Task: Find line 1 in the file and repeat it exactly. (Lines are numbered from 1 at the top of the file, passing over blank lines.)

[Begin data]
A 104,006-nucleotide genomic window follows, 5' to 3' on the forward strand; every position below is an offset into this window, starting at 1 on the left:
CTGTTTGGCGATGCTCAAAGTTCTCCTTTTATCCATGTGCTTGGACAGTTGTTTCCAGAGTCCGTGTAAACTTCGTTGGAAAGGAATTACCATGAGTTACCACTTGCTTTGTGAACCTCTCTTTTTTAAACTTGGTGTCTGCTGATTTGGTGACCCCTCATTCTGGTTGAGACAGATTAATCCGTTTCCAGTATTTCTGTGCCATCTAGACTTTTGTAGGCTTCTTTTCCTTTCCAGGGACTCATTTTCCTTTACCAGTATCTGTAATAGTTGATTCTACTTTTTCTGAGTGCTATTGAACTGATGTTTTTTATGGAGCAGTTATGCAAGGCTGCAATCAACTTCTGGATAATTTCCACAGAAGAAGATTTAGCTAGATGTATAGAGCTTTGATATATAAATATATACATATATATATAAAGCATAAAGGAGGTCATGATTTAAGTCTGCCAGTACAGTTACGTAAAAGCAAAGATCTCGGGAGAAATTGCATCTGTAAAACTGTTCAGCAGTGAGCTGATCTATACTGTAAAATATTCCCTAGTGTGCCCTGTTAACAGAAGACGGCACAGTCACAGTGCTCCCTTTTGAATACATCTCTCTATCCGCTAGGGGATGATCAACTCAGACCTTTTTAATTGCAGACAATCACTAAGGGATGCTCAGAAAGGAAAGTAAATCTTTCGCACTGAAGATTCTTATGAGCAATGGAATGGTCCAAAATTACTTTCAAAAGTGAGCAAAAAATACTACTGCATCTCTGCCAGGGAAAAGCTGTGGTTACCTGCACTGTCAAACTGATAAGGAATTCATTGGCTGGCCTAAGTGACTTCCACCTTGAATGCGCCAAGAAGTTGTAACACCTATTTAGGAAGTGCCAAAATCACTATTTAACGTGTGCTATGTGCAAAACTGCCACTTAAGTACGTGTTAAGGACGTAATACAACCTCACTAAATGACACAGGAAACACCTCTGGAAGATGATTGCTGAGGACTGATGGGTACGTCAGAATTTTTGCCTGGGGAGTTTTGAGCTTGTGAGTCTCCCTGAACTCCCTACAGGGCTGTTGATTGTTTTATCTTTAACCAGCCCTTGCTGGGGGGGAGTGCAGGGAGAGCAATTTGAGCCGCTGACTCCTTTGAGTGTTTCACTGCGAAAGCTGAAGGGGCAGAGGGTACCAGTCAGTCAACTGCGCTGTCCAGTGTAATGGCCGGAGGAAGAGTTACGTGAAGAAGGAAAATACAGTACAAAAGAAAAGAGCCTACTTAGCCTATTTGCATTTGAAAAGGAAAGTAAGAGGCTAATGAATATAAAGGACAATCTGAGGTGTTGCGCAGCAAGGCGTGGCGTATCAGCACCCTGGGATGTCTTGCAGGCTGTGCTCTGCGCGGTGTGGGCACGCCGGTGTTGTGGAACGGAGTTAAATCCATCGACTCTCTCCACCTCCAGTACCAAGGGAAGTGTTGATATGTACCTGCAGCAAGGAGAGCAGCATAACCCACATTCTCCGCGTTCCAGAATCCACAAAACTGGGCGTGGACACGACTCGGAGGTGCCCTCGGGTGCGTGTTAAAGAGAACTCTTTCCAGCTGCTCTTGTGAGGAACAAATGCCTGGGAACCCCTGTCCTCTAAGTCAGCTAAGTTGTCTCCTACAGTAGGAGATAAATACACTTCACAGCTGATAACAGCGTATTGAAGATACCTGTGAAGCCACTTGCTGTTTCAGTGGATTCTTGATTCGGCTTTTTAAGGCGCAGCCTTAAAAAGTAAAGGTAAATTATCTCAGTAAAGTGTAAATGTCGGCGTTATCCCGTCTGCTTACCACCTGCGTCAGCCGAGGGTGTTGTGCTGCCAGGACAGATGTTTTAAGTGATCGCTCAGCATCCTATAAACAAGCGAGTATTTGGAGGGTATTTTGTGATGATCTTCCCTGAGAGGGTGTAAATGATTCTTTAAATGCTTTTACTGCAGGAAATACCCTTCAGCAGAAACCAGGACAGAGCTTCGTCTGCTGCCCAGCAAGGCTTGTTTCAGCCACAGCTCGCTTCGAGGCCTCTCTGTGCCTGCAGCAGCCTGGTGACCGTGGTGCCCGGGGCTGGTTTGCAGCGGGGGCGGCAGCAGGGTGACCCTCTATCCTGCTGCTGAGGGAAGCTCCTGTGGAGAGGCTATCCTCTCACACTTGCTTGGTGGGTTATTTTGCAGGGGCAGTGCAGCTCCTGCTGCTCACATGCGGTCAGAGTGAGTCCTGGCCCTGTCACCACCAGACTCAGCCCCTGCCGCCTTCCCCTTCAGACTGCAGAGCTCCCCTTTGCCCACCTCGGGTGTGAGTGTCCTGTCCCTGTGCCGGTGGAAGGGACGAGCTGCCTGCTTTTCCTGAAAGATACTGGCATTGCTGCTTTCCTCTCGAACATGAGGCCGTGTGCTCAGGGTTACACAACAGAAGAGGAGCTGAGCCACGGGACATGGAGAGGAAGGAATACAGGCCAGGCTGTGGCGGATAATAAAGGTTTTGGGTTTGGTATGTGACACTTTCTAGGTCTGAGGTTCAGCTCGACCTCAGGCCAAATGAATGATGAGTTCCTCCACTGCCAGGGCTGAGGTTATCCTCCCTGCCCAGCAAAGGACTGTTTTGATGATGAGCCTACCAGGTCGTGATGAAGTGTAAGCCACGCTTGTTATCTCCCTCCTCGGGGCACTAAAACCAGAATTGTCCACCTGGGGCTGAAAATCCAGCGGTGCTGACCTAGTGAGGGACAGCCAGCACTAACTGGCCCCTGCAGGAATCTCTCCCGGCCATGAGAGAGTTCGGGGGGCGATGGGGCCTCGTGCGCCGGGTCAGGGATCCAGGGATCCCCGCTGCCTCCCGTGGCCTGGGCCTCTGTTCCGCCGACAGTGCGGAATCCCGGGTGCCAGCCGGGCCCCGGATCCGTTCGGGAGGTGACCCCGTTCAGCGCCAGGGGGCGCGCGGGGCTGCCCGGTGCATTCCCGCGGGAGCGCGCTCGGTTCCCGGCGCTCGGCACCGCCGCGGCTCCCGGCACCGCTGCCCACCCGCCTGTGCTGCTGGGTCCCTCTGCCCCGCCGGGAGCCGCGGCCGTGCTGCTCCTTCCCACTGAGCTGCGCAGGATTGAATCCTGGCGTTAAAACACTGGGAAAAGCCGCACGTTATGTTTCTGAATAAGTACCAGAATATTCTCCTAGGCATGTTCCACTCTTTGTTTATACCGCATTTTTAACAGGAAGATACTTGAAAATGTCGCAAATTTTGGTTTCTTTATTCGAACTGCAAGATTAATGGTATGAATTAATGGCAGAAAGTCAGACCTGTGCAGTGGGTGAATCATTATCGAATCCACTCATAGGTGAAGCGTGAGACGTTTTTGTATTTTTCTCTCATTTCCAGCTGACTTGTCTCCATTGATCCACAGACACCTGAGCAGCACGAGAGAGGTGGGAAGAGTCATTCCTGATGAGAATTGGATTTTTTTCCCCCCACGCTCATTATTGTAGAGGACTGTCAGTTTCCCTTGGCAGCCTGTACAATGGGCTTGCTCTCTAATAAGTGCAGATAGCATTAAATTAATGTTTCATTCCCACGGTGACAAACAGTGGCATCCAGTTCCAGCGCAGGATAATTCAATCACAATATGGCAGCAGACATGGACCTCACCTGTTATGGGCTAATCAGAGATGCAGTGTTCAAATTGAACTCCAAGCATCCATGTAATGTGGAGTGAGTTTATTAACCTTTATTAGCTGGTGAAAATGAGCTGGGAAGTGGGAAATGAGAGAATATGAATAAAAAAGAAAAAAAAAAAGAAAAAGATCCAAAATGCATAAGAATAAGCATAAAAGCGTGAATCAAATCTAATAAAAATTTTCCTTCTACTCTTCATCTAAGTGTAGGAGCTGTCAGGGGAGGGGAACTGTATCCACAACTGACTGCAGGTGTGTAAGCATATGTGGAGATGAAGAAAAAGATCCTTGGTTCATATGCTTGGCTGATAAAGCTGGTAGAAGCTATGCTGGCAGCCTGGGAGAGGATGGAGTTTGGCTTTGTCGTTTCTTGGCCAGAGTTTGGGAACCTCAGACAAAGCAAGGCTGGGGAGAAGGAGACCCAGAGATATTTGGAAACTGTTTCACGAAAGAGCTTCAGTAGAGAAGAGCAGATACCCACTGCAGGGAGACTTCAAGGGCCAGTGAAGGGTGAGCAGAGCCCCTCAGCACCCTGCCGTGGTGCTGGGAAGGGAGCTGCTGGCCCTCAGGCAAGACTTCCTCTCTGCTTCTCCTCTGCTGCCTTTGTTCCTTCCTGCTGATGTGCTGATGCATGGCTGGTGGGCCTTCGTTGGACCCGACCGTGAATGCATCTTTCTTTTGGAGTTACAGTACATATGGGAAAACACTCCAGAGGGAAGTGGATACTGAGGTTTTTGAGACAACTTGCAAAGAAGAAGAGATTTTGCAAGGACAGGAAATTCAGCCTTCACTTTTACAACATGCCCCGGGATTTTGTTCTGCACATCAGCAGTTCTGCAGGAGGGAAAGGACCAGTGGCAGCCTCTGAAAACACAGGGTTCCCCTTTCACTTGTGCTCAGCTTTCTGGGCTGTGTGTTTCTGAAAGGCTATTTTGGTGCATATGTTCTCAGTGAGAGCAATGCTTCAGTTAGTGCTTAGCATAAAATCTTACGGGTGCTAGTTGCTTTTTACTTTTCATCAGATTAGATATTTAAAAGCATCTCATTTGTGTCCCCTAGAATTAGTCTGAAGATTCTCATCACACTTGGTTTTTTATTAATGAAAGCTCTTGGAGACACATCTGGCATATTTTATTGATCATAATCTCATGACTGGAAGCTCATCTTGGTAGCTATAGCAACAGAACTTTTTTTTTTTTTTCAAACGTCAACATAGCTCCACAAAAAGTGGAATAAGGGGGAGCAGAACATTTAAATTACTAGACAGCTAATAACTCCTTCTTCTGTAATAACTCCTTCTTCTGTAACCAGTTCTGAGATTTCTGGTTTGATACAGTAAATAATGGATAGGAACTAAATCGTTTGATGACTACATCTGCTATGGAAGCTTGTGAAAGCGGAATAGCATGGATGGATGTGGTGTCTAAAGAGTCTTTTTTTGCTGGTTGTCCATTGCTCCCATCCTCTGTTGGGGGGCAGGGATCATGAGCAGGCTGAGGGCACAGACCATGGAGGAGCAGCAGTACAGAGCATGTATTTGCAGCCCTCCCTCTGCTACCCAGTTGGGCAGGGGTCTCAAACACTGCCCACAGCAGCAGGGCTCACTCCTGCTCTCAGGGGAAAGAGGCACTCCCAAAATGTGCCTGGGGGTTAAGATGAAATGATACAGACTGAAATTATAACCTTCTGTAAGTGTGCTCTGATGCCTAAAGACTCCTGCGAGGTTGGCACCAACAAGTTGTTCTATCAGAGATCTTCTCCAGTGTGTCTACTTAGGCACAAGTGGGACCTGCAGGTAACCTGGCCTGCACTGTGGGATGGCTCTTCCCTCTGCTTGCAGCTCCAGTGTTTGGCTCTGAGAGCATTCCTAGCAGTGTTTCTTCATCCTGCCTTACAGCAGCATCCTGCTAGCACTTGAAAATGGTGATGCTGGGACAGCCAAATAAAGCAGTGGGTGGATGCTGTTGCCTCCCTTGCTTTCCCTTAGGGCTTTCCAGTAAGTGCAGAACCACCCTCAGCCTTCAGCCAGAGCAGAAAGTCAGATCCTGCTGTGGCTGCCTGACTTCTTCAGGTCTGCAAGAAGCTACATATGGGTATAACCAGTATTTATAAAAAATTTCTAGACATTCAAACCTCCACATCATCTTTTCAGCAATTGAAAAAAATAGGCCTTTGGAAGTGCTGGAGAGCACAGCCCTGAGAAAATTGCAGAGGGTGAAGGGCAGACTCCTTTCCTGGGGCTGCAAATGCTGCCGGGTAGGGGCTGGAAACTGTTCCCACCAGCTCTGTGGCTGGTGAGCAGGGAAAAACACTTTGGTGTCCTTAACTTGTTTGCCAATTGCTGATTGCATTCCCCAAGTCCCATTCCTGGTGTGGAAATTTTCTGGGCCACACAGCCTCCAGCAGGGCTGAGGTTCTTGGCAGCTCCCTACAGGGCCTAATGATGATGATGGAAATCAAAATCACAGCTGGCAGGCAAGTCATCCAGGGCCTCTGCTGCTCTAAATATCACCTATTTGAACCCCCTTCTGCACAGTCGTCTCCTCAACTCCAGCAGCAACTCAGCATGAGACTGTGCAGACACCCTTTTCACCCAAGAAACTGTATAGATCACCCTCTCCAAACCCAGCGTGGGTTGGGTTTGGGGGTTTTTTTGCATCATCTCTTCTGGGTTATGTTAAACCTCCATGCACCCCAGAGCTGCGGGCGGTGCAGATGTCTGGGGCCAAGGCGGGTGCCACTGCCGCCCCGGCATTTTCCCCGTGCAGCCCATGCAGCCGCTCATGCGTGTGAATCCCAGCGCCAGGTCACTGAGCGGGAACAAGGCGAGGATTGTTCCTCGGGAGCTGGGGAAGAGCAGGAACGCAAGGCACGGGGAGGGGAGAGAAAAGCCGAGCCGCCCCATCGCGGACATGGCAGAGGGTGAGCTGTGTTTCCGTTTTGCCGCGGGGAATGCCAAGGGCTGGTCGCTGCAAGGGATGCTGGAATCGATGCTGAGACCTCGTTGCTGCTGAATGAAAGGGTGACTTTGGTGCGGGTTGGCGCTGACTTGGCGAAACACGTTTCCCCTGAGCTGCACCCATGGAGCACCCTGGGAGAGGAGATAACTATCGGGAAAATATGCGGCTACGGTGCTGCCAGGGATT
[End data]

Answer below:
A 104,006-nucleotide genomic window follows, 5' to 3' on the forward strand; every position below is an offset into this window, starting at 1 on the left: